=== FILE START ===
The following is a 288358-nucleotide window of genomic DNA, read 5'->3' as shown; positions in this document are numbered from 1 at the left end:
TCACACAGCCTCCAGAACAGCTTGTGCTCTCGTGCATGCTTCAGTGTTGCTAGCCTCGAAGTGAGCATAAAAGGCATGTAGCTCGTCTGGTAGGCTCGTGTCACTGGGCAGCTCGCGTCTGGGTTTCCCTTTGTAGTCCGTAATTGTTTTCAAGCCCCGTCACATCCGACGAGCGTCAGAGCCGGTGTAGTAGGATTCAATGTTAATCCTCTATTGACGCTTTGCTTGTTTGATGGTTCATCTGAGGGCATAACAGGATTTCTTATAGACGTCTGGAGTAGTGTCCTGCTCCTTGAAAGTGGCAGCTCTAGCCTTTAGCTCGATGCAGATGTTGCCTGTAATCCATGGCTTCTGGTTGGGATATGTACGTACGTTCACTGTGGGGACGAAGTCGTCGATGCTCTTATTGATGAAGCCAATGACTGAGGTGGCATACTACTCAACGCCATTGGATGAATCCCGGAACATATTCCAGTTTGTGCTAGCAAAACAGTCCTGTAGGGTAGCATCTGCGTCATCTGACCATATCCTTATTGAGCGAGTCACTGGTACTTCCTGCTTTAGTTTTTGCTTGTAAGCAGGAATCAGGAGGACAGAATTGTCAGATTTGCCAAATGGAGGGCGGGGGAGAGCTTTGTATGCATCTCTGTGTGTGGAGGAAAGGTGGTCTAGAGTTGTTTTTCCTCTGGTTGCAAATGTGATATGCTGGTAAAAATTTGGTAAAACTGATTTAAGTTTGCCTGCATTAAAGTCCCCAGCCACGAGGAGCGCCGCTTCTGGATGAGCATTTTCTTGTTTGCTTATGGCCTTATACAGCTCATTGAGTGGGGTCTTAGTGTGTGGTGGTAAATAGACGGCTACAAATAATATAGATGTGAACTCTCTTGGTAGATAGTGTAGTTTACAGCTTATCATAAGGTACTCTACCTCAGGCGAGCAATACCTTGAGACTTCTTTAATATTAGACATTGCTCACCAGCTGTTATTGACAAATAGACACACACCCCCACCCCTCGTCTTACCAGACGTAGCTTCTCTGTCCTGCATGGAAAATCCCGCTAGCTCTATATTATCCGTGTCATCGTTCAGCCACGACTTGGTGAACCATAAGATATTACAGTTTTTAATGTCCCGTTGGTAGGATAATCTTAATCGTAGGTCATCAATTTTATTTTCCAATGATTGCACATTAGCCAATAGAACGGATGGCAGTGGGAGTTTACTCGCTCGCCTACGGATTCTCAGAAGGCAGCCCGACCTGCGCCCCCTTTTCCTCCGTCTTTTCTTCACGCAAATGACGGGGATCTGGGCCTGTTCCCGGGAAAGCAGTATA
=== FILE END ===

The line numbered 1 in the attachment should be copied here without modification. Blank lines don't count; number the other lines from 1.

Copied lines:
The following is a 288358-nucleotide window of genomic DNA, read 5'->3' as shown; positions in this document are numbered from 1 at the left end: